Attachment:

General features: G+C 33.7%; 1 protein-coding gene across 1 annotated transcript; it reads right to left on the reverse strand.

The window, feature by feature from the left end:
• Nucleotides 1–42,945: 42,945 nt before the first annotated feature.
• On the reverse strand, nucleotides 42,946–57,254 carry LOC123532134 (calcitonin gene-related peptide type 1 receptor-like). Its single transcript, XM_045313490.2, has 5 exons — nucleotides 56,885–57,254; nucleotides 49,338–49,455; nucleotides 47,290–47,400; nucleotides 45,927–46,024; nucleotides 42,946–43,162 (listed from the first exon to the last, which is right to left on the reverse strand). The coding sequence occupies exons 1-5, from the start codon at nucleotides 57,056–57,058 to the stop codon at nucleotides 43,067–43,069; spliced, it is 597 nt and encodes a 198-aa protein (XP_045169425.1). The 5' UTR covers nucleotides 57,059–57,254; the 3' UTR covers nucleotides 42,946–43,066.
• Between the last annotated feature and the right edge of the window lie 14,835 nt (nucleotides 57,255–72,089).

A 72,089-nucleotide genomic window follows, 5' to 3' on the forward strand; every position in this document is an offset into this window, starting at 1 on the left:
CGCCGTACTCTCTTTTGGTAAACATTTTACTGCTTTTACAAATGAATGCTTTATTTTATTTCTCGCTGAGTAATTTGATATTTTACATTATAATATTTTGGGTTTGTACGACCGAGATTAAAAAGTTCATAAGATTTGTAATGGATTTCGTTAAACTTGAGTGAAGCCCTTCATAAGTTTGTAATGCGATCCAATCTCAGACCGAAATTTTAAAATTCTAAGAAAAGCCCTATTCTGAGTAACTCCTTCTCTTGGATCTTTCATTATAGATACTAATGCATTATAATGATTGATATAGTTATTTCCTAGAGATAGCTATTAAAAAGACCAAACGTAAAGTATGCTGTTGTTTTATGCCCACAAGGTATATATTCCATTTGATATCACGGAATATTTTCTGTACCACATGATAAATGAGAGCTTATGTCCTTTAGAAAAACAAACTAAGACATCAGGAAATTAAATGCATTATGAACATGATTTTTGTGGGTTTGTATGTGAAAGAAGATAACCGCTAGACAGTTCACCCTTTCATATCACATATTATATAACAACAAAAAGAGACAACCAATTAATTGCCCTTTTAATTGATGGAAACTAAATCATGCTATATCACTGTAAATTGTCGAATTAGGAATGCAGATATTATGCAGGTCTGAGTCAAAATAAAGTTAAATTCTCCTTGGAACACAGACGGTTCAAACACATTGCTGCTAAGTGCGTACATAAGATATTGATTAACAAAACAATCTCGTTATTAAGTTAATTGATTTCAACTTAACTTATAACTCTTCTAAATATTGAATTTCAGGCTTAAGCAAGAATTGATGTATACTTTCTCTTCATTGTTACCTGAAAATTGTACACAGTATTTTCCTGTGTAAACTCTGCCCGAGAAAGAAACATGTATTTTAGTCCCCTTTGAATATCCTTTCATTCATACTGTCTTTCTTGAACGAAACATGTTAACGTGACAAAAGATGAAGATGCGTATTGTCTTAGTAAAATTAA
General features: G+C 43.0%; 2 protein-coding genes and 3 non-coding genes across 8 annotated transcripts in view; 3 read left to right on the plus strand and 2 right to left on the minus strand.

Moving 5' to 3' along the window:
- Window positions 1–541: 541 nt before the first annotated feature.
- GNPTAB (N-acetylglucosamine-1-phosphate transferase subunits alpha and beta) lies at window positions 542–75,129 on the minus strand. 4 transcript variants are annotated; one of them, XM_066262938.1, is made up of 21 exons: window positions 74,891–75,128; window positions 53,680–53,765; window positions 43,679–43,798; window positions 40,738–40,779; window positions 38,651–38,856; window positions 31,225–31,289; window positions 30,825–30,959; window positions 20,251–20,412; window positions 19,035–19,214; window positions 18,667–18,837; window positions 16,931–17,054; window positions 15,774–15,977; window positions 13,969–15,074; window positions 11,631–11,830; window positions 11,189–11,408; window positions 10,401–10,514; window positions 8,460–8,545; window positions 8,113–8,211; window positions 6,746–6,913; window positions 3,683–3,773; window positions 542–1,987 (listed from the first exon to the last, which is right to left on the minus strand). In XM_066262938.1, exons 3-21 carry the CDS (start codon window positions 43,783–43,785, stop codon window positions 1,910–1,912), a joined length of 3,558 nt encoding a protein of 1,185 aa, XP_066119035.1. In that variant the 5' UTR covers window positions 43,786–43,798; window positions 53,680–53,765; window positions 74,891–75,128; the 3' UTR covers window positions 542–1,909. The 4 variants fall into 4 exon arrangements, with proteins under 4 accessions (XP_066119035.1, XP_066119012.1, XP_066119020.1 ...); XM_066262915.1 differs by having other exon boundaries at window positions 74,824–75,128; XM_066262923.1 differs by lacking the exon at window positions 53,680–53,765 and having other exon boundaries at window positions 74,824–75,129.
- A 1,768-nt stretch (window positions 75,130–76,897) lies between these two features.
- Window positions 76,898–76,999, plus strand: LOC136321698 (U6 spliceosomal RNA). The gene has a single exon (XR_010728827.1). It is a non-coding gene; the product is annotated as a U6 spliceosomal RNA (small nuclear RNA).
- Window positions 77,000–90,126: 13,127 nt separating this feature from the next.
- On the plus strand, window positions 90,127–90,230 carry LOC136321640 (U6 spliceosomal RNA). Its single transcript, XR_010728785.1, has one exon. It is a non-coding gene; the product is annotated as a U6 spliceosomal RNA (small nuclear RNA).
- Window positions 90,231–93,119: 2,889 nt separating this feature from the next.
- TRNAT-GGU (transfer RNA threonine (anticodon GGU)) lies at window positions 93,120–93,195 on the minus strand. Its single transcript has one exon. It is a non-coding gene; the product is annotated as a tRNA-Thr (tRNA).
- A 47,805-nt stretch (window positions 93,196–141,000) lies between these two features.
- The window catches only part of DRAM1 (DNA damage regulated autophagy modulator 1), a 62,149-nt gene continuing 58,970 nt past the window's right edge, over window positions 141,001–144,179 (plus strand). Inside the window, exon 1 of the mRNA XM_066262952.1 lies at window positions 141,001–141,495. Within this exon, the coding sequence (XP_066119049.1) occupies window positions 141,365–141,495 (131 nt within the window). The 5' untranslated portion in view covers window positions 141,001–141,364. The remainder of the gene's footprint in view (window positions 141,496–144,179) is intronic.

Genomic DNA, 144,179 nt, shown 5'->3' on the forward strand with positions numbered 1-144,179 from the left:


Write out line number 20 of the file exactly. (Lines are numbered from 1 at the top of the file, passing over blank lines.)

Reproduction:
Genomic DNA, 144,179 nt, shown 5'->3' on the forward strand with positions numbered 1-144,179 from the left: